Everyone's blue-eyed boy: Reflections on the elections
Opinion: Benny Gantz seems to have laid out his political stall with his comments on the Nation-State Law and his choice of allies, and while the right is determined to brand the former IDF chief as a weak leftist, he is discovering that there is no such thing as bad publicity — at least in the short term.
Anyone who talked to Benny Gantz the day after he made his first political statement, got the impression the man is in low spirits. The 20th IDF chief of staff and the most intriguing candidate of Israel's 2019 elections had hoped for a different outcome with the launch of his political campaign.
The 49 seconds outside his home were meticulously planned, even days in advance, but their damage far exceeded their value. In order to understand why, first we need to understand Gantz's dilemma over the past few months: Should he turn to the right — to Likud and Kulanu voters, or to the left —to Yesh Atid and Zionist Union voters?
In normal elections, the answer would be clear — he should turn right with all his might. This way, Gantz could both smash the right-wing bloc and also win over opposition voters who saw him as the next Israeli prime minister. Surely this would work for 6′5″ blue eyed former military leader.
But these are not normal elections. There are a host of would-be prime ministers —Yesh Atid leader Yair Lapid, Hatnuah leader Tzipi Livni, Labor Party head Avi Gabbay, Gesher leader Orly Levy-Abekasis and Telem chair Moshe Ya'alon— all competing for the same votes. First, Gantz must fight to build his own his base, for if he breaks right looking for success, he could end up losing on both sides of the spectrum.
Gantz's long silence indicated a strong desire to keep his momentum going and maintain relatively high levels of support while avoiding political statements that might alienate any part of the public. But with hindsight, the power and duration of Gantz's radio silence went too far - public expectations rocketed and Gantz lost his momentum.
From what we can gather from Israel Resilience Party, Gantz decided to build his base first, and it seems to be left-leaning. So far, he has approached Alon Schuster, the head of Sha'ar HaNegev Regional Council and a former Zionist Union member; Chemi Peres, the son of the late president and Labor leader Shimon Peres; Asaf Zamir, the deputy mayor of Tel Aviv who holds leftist views; and Yeruham Regional Council Head Michael Biton and religious Zionist activist Chili Trooper — both former members of Labor.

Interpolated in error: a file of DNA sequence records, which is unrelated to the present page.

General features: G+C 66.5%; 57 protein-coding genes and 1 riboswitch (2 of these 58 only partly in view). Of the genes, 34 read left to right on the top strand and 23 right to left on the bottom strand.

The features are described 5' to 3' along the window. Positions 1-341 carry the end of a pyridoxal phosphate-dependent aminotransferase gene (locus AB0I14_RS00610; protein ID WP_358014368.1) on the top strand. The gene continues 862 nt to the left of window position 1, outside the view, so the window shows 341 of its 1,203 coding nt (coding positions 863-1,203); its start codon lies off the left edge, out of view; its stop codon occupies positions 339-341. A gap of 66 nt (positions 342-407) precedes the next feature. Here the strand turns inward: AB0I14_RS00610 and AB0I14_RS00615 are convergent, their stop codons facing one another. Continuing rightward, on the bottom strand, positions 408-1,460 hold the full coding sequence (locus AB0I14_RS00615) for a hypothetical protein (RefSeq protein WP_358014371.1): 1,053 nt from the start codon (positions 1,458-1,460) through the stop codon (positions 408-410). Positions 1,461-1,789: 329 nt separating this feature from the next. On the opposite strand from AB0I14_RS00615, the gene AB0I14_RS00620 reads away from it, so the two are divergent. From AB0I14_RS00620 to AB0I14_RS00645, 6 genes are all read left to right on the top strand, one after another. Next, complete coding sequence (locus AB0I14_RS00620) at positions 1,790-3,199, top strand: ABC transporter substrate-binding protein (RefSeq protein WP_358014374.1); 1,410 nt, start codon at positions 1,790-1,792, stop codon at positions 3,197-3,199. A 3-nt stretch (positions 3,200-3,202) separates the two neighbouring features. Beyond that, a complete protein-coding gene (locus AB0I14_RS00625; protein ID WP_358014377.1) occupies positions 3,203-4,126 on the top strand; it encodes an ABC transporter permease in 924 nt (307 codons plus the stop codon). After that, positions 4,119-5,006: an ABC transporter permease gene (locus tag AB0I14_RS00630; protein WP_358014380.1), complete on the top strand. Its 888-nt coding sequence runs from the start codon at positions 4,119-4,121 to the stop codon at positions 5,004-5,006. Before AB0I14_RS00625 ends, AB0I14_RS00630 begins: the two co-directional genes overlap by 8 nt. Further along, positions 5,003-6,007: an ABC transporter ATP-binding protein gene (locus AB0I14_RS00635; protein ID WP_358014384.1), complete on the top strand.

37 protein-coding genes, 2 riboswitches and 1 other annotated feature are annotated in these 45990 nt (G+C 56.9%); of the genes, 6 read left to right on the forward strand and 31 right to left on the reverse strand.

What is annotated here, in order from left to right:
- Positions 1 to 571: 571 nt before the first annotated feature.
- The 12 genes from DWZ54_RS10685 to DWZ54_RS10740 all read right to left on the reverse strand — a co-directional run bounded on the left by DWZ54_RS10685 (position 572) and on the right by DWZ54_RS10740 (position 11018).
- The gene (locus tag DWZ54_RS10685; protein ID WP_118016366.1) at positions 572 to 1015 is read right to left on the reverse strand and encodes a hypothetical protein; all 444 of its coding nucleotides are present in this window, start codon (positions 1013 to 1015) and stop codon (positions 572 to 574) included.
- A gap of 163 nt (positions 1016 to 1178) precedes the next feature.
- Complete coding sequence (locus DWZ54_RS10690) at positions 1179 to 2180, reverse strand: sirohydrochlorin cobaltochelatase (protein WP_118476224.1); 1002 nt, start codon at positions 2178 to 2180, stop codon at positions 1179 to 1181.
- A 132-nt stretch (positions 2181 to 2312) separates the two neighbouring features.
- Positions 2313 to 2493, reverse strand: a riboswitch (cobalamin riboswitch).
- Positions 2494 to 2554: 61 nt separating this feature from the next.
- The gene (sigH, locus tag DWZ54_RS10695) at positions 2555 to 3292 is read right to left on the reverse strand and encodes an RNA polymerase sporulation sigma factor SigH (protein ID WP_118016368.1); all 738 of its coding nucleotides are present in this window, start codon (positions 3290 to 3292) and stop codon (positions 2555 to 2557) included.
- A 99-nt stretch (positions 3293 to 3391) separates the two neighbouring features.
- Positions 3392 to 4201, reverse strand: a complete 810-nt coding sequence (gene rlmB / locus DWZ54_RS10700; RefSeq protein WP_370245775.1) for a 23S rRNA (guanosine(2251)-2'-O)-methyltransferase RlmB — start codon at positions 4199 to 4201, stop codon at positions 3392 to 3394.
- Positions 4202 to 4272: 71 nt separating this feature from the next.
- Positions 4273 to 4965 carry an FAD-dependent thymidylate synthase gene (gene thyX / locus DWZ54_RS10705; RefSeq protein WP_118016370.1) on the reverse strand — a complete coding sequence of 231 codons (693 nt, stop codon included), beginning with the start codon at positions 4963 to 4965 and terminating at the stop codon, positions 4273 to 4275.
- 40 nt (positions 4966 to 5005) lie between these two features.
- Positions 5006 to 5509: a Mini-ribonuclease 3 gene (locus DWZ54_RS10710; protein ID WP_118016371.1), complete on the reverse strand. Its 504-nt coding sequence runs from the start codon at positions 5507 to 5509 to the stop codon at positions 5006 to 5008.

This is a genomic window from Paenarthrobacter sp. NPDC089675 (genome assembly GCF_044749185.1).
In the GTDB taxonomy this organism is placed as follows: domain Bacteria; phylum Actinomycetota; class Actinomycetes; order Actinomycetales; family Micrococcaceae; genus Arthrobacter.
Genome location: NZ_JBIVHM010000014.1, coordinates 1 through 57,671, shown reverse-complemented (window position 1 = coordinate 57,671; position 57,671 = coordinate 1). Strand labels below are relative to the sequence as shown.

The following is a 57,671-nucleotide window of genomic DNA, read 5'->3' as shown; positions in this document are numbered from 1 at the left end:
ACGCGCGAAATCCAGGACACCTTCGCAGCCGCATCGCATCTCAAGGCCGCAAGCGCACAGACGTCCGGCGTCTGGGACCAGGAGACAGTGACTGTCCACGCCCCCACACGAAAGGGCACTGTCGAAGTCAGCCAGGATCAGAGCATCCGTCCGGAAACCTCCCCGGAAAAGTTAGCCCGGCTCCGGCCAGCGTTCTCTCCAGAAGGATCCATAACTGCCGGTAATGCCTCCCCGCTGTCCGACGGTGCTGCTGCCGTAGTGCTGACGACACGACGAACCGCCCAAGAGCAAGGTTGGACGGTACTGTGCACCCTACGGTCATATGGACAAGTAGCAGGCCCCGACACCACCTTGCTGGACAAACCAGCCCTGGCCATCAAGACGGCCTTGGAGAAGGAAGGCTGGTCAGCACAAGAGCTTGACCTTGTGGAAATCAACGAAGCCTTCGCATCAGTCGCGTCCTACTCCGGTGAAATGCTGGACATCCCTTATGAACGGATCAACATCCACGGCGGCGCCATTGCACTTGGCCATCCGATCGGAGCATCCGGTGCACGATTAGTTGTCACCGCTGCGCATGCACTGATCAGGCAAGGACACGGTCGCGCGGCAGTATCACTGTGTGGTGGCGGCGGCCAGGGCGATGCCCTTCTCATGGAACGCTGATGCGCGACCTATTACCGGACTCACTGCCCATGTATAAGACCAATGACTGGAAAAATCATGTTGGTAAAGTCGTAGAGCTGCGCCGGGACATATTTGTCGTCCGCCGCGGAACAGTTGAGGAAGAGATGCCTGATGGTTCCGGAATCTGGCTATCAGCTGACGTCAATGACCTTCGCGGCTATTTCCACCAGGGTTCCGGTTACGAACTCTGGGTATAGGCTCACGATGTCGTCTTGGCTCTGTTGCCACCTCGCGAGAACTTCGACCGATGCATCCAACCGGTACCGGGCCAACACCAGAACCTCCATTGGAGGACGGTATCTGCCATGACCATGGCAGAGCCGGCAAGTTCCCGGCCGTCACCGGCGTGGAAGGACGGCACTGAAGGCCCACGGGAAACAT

The statement Gantz made about changing the Nation-State Law was supposed to be the launch of his political campaign. It is clear what he wanted: a photo op with Druze leaders, who head of one of the most popular communities in Israel. So he said a few things about the importance of the community and showed willingness to support it. But his choice of words was weak and ambiguous: it's unclear if he wants to amend the law or legislate a new one.
More problematic were the responses to Gantz's statement: Gabbay, Livni, Lapid, and even Meretz leader Tamar Zandberg all welcomed Gantz's declaration. Some were eager to ensure a place on his Knesset list, while others were keen to remind everyone that they too opposed the controversial law. Either way, instead of bridging the divide between Right and Left, Gantz's words placed him squarely to the left of the political map.
"Israel Before All", Gantz's new slogan, as well as the 20-second video he posted last week, serve as an introduction to his next dilemma: Should he establish a coalition with Prime Minister Benjamin Netanyahu? Gabbay is trying to convince him otherwise while Likud members dissect his every word in an effort to label him as a leftist. In short, it's a holy mess.
Gantz, meanwhile, can take comfort in the levels of interest he has received. The election campaign of 2019 is not about shaping minds but about infiltrating them. When Gabbay publically shamed Livni, polls showed she could single-handedly win five Knesset seats. Two weeks later, she was history. Similarly, Finance Minister Moshe Kahlon of Kulanu and MK Levy-Abekasis of Gesher have also lost momentum at the polls.
Until further notice, there’s no such thing as bad publicity in this election run.